Iraqi Kurdistan PM says federal budget payment deal reached
Erbil and Baghdad have reached a deal on federal budget payments, Iraqi Kurdistan’s Prime Minister Masrour Barzani announced on Tuesday.
Payments to the Kurdistan Regional Government from Iraq's federal authority will be backdated to January 2021, Barzani said – the month that the long-delayed federal budget law for 2021 was supposed to come into effect.
I spoke with PM @MAKadhimi today as part of our ongoing talks and shared commitment to bring certainty to the Erbil-Baghdad relationship.— Masrour Barzani پابەندین# (@masrour_barzani) June 15, 2021
I’m pleased to announce we’ve reached a deal that will see federal budgetary payments restored to the KRI and backdated to Jan 2021.
Iraq’s Council of Ministers voted to approve the bill, which gave 12.67 percent of the federal budget to Iraqi Kurdistan, in December 2020, but disputes over how much oil and customs revenues Iraqi Kurdistan would have to hand over to the central government meant it took four months to move through parliament. The law was finally approved on 31 March.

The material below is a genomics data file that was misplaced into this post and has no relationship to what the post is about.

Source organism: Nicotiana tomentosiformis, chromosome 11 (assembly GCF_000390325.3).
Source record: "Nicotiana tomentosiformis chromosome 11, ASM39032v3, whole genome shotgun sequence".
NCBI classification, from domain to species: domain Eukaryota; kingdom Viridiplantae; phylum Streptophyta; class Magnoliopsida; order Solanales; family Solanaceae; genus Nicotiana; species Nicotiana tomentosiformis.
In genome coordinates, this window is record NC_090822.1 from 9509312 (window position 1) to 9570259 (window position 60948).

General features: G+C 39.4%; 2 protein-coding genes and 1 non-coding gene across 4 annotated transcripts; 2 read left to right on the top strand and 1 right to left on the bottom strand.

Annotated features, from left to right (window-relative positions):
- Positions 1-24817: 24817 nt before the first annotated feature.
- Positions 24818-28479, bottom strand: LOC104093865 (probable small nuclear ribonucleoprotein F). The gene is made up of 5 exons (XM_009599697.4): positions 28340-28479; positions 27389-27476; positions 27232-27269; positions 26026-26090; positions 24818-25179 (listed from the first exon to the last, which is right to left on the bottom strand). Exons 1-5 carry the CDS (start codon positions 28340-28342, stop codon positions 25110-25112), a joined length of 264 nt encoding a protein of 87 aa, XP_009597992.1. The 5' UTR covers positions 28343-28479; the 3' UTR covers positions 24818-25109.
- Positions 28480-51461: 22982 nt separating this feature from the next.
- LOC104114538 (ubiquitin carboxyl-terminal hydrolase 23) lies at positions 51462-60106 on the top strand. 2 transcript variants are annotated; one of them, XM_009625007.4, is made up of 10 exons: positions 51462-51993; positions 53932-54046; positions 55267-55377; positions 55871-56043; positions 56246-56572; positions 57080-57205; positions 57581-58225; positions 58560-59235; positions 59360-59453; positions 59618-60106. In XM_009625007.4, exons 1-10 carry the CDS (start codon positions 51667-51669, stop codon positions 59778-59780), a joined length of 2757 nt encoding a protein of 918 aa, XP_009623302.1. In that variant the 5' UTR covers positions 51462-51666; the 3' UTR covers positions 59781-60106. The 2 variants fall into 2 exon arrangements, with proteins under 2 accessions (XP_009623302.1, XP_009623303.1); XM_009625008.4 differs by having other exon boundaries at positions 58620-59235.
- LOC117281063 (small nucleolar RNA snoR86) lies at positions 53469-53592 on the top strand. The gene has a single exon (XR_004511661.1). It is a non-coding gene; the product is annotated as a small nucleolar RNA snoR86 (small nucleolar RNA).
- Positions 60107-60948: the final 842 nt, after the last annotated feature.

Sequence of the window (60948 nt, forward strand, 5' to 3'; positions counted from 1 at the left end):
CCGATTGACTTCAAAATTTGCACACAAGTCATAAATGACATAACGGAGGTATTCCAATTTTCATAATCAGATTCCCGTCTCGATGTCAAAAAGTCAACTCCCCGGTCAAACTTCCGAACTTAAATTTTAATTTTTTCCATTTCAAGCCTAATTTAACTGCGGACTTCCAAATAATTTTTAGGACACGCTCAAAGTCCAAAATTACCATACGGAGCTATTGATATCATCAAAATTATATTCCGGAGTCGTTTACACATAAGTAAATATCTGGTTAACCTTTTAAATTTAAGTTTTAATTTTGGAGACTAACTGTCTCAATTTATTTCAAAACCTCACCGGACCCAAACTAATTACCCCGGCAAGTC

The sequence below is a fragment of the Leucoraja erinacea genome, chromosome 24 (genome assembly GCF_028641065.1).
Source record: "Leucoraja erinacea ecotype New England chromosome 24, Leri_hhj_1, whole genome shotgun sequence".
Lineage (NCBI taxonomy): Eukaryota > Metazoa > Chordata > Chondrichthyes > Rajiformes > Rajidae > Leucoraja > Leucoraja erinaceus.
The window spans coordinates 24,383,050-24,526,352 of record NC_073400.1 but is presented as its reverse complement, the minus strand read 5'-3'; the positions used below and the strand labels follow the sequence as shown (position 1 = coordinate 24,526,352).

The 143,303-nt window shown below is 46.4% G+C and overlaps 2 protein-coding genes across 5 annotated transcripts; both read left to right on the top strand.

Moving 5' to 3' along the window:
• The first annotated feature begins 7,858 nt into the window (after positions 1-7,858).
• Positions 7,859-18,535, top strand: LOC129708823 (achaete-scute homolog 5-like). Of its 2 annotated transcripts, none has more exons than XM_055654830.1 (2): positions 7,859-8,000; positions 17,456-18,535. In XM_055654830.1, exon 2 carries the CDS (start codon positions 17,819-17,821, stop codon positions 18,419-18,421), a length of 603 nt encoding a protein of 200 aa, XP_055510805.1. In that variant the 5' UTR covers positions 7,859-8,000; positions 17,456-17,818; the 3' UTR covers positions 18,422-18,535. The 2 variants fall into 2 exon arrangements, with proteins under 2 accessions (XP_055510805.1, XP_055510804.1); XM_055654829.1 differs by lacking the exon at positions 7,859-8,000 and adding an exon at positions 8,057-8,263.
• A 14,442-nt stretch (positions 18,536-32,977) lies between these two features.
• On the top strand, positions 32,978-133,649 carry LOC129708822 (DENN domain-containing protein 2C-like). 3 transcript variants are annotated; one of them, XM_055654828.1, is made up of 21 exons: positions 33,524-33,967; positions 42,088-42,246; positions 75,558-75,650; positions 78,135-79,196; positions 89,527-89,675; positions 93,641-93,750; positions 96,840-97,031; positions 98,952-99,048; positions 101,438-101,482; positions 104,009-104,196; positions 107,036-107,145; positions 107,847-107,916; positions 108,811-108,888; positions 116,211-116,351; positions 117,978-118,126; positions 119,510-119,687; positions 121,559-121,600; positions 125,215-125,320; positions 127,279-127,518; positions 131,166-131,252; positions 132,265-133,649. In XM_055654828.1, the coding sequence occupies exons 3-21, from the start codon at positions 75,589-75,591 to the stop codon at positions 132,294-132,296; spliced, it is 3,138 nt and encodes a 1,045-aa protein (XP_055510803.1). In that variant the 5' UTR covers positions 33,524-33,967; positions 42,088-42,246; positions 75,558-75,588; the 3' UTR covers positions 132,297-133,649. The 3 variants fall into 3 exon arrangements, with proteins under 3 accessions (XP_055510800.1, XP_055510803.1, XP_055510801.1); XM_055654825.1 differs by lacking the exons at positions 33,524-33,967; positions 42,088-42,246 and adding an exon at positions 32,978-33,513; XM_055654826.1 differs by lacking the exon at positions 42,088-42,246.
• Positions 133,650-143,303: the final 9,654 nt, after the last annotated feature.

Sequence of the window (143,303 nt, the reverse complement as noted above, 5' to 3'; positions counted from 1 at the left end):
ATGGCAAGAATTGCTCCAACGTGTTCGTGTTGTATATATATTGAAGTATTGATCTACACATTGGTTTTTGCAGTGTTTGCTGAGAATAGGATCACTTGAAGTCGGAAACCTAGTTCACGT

However, Baghdad will send Erbil 200 billion dinars ($137 million) a month, the Minister of State for Negotiation Affairs with the Federal Government Khalid Shwani, said on Tuesday.
The months of delays have added to the financial woes of Iraq and Iraqi Kurdistan, both already struggling to cope with last year's dinar devaluation and the global oil price collapse.
Erbil has blamed the budget law delays on Baghdad and said it could not pay government employees their salaries on time or in full. Civil sector workers took to the streets in protest across Iraqi Kurdistan for much of 2020.
A Kurdish committee member dismissed the concern expressed by Iraq's Commission for Integrity that the back payments would violate an article of the budget law.
"There is no legal issue in the Iraqi budget for 2021," Rebwar Karim Mahmood, a Kurdish member of the commission said on Tuesday.